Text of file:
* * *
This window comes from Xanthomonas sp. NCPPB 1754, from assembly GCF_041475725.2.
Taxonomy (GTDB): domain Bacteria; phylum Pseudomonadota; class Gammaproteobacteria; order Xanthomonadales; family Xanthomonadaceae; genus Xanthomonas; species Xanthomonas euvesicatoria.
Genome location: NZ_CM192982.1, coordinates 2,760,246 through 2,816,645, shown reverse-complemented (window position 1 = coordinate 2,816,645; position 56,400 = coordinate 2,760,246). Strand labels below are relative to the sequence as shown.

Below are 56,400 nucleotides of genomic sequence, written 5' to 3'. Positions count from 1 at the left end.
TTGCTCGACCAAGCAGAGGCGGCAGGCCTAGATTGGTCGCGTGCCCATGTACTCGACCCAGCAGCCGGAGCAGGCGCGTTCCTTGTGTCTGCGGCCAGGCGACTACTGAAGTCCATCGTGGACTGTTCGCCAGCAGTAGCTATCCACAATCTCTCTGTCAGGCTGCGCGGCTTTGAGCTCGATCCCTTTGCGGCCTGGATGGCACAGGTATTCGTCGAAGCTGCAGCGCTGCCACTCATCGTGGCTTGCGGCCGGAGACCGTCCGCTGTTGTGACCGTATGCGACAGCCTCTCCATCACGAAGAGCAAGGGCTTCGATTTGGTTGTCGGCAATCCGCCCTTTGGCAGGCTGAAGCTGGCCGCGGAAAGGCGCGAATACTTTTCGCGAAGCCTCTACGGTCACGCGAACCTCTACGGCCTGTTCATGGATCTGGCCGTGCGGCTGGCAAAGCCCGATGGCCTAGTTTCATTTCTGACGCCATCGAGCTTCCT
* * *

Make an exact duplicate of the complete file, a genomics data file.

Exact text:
This window comes from Xanthomonas sp. NCPPB 1754, from assembly GCF_041475725.2.
Taxonomy (GTDB): domain Bacteria; phylum Pseudomonadota; class Gammaproteobacteria; order Xanthomonadales; family Xanthomonadaceae; genus Xanthomonas; species Xanthomonas euvesicatoria.
Genome location: NZ_CM192982.1, coordinates 2,760,246 through 2,816,645, shown reverse-complemented (window position 1 = coordinate 2,816,645; position 56,400 = coordinate 2,760,246). Strand labels below are relative to the sequence as shown.

Below are 56,400 nucleotides of genomic sequence, written 5' to 3'. Positions count from 1 at the left end.
TTGCTCGACCAAGCAGAGGCGGCAGGCCTAGATTGGTCGCGTGCCCATGTACTCGACCCAGCAGCCGGAGCAGGCGCGTTCCTTGTGTCTGCGGCCAGGCGACTACTGAAGTCCATCGTGGACTGTTCGCCAGCAGTAGCTATCCACAATCTCTCTGTCAGGCTGCGCGGCTTTGAGCTCGATCCCTTTGCGGCCTGGATGGCACAGGTATTCGTCGAAGCTGCAGCGCTGCCACTCATCGTGGCTTGCGGCCGGAGACCGTCCGCTGTTGTGACCGTATGCGACAGCCTCTCCATCACGAAGAGCAAGGGCTTCGATTTGGTTGTCGGCAATCCGCCCTTTGGCAGGCTGAAGCTGGCCGCGGAAAGGCGCGAATACTTTTCGCGAAGCCTCTACGGTCACGCGAACCTCTACGGCCTGTTCATGGATCTGGCCGTGCGGCTGGCAAAGCCCGATGGCCTAGTTTCATTTCTGACGCCATCGAGCTTCCT